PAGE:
It’s Election Day in Philadelphia: Here’s What You Need to Know
From poll locations and hours to what to do if you see something suspicious, we’ve got you covered.
In Democratic Party–dominated Philly, odd-year general elections are often sleep-inducing affairs. Because the big-ticket items, like the mayoral race, are effectively decided during the Democratic primary, there’s usually not much left by way of suspense when you get to the general. That would seem to affect voter turnout: 25.5 percent of registered voters cast ballots four years ago, and just 20 percent did so four years before that, in 2011.
That’s a pretty embarrassing recent track record for the city that, you know, birthed this whole American democracy thing. But there’s reason to think the numbers might change this year. Kendra Brooks and Nicolas O’Rourke, two candidates from the progressive Working Families Party, are vying to become the first people elected to City Council at-large seats from outside the Democratic or Republican parties. Tuesday, in other words, could mark a fundamental shift in how third-parties approach local politics.
Sufficiently intrigued? Now here’s a list of everything else you could possibly need to know when you cast your ballot on Election Day.
When and where do I vote?
The polls are open on Tuesday from 7 a.m. to 8 p.m. As long as you’re in line by the time the clock strikes 8, you’ll still be able to cast a ballot.
Gone are the days of fumbling with your voter registration card to determine where you need to go to vote. The Pennsylvania Department of State maintains a site where you can input your address and get your polling place. The Philadelphia City Commissioners website has a similar tool. Or if you just prefer a human touch, you can also try calling the Philadelphia Board of Elections at 215-686-3469.
What am I even voting on?
City Council has gotten the vast majority of the attention, but there’s also the race for mayor, city commissioner, and judge of the State Superior Court. And don’t forget about ballot questions — including a proposed constitutional amendment for the so-called crime victim rights legislation “Marsy’s Law” — either. You’ll want to read up on all the candidates and issues in our No-B.S. Guide to the election.
Meanwhile, you can input your address and generate a sample ballot here so there are no surprises when you make your way to the polls.
No, literally: What am I even voting on?
You mean “voting on,” as in the machines on which you’ll be doing the voting? That process will in fact look a bit different this year: This marks first election in which you’ll use new touch screen machines to vote. (So long, glitchy, blinking red dot machines of yore.)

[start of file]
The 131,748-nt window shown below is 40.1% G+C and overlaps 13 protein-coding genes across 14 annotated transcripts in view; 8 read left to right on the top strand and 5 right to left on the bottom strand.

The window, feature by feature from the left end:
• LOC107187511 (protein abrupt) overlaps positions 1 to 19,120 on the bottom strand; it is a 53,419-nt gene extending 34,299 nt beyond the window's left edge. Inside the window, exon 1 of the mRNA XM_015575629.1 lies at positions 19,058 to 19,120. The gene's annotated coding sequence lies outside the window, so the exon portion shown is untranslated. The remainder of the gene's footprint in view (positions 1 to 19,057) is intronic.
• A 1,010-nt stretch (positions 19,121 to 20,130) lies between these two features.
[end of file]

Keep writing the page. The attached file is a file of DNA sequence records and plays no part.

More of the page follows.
These new ExpressVoteXL Machines, which cost about $8,000 a pop, arrived with a side of controversy. City Controller Rebecca Rhynhart criticized the bidding process, and in a recent investigation, her office decried a “lack of overall transparency in the procurement.” (The manufacturer of the ExpressVoteXL was fined $2.9 million by the city for failing to properly disclose some of its lobbying activities relating to the contract, including making campaign contributions to two of the City Commissioners who ended up supporting the bid.)
Gov. Tom Wolf is the main reason we have new voting machines at all. He’s been overseeing a statewide initiative to modernize and secure Pennsylvania elections, mandating that all machines produce a verifiable paper ballot. Here’s a quick tutorial on how Philly’s machines work.
What if I see something fishy at the polls?
There’s a special hotline for you to call through the city’s Election Task Force at 215–686–9641 if you spot something strange at the polls. You can also rest easy knowing that a total of 70 employees from the District Attorney’s Office will be out at polling places across the city, making sure there’s no malfeasance.
You may also submit a complaint through a Department of State form, or call its own election hotline at 1-877-868-3772.
Do I need ID to vote?
Not if you’ve voted at your polling place before. If you’re new to the polling place, you’ll have to show some proof of identity — but it doesn’t have to be a photo ID. Acceptable forms of identification include a driver’s license, passport, student ID, voter registration card, or utility bill with your name and address.
If for some reason the election worker at your polling place says you’re not in the poll book, have them call the Philadelphia County Board of Elections. You can always cast a provisional paper ballot, which means your vote will be counted later, as long as the city later confirms you were in fact eligible to vote in the election.
If you have any other questions about your rights as a voter, the nonpartisan Committee of Seventy publishes a useful guide in multiple languages as well.